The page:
Unsettled weather brings floods of jellyfish to Costa Blanca beaches.
CONCERNED beach-goers have been posting photos of a staggering number of jellyfish washed up on Costa Blanca shores in recent days, but the experts agree that, for the most part, they are not to be feared. While the current critters closely resemble the deadly Portuguese man o’ war, they are in fact completely harmless.
According to Spanish daily La Sexta, strong easterly winds over the past couple of weeks have led to a raft of the sea creatures being dragged to the Spanish coast from east to west, resulting in higher than usual numbers not just in Alicante, but on the beaches of Mallorca and the Costa del Sol also.
The biologist said: “We are receiving notices from all the points where there are people walking, swimming… it is widespread.”
The jellyfish, known as By-the-wind-sailors, have sails on their backs that allow them to catch the wind and travel on ocean currents, but they are at the mercy of the wind with hundreds, and sometimes thousands, frequently washed up on Mediterranean beaches after stormy weather.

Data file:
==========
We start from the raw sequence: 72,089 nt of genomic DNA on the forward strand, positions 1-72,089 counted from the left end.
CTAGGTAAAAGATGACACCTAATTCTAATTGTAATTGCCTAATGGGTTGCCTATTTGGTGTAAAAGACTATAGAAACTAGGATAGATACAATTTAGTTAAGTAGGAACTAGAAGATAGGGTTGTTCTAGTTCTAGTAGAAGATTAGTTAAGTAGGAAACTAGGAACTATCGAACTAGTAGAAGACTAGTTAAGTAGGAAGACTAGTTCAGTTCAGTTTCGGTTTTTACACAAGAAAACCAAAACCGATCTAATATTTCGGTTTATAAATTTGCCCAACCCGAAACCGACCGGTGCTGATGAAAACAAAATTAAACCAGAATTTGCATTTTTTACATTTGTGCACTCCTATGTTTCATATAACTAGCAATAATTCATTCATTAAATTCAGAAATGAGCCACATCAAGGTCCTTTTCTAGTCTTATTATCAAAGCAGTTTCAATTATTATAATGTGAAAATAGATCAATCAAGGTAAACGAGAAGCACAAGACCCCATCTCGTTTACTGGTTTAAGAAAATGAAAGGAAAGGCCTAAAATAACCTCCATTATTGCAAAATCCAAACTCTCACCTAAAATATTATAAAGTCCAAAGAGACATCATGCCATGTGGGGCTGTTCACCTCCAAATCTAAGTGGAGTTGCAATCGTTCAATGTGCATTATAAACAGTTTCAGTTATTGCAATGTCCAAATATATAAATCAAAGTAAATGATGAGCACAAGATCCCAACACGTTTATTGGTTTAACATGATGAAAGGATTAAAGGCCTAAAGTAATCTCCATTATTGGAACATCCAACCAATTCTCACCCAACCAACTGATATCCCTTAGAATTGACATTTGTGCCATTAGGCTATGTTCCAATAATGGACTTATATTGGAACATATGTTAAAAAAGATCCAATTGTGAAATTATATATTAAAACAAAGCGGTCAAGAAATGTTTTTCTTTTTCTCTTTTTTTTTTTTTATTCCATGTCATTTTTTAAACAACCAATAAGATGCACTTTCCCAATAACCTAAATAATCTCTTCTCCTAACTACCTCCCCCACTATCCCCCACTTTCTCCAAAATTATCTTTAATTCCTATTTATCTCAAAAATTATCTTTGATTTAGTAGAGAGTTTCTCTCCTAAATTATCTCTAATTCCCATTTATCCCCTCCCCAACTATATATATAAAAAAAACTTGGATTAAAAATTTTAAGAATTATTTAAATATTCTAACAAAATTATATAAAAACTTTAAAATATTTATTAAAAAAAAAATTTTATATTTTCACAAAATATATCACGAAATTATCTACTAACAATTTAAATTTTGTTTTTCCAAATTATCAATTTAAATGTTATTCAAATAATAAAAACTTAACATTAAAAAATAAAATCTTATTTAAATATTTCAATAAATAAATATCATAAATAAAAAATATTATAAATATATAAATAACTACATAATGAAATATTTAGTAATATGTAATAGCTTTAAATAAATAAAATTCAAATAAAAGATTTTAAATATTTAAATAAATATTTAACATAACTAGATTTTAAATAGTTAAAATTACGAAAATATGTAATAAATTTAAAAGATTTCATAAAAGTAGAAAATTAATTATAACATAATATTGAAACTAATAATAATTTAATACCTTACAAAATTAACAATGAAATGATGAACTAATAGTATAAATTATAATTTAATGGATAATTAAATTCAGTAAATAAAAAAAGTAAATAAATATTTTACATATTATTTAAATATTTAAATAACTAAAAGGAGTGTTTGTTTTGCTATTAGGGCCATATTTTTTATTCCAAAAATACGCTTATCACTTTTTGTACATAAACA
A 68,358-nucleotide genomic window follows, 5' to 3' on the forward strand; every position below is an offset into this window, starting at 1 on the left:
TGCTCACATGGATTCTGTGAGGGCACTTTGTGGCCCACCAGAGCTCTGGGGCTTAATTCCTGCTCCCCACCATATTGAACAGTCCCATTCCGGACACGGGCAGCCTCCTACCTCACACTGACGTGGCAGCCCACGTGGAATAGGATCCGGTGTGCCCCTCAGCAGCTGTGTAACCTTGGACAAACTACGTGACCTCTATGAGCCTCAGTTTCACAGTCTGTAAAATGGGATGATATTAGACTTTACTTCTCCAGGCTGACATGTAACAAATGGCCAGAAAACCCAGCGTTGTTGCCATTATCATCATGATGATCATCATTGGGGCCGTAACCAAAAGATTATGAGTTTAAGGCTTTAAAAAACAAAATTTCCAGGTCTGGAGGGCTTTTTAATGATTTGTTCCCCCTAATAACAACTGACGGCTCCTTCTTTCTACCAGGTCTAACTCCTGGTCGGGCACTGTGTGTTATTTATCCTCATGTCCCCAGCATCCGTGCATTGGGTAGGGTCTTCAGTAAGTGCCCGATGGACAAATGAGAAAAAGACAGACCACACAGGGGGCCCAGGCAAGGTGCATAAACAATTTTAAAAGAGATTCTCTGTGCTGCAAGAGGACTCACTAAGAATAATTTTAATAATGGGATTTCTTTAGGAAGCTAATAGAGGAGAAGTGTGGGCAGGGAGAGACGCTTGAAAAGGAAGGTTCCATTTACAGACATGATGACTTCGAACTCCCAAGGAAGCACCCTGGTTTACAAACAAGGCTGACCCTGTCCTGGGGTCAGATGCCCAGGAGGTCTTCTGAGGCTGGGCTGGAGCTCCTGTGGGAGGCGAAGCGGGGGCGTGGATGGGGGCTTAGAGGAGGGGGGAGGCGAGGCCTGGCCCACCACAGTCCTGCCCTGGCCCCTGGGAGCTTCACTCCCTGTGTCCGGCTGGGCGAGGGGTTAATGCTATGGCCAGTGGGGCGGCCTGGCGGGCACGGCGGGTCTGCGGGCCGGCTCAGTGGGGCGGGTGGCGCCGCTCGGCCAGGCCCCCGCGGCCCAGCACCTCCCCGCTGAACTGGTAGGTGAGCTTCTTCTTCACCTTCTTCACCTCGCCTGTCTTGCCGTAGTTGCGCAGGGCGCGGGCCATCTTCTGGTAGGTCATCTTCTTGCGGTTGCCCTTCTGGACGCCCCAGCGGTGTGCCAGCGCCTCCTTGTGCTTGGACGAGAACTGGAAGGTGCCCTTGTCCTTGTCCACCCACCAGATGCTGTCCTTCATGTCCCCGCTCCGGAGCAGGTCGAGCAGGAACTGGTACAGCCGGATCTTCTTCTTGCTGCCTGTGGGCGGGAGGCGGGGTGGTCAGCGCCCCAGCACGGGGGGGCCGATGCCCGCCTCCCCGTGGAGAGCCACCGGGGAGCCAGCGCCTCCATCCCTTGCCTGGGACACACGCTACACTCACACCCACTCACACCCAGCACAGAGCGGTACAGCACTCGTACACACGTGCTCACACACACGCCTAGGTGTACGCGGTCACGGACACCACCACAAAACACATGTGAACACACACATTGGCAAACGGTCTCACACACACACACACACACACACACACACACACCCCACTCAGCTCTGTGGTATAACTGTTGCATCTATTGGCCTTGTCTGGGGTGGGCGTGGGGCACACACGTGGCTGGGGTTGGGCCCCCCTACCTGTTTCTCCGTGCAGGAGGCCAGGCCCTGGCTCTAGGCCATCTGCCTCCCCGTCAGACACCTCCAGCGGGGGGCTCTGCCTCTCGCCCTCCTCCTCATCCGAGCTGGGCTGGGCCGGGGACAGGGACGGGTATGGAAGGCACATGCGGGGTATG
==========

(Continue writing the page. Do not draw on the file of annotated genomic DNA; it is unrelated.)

Opinions are definitely divided on the presence of this slimy sea life on Spanish beaches, but jellyfish are a vital part of the ecosystem all over the world and experts have warned that an increased amount of plastic waste in our oceans is threatening these creatures. According to the Marine Pollution Bulletin prepared by the University of Las Palmas de Gran Canaria, “30 jellyfish were collected on the beach of Las Canteras, and the micro-plastics in their gastrovascular cavity and tentacles were analysed. In 29 of 30 jellyfish studied, remnants of marine debris were found.”
Last year, campaigners in France told Sky News that if single-use masks continue being used at the current rate, there could soon be more masks than jellyfish in the Mediterranean.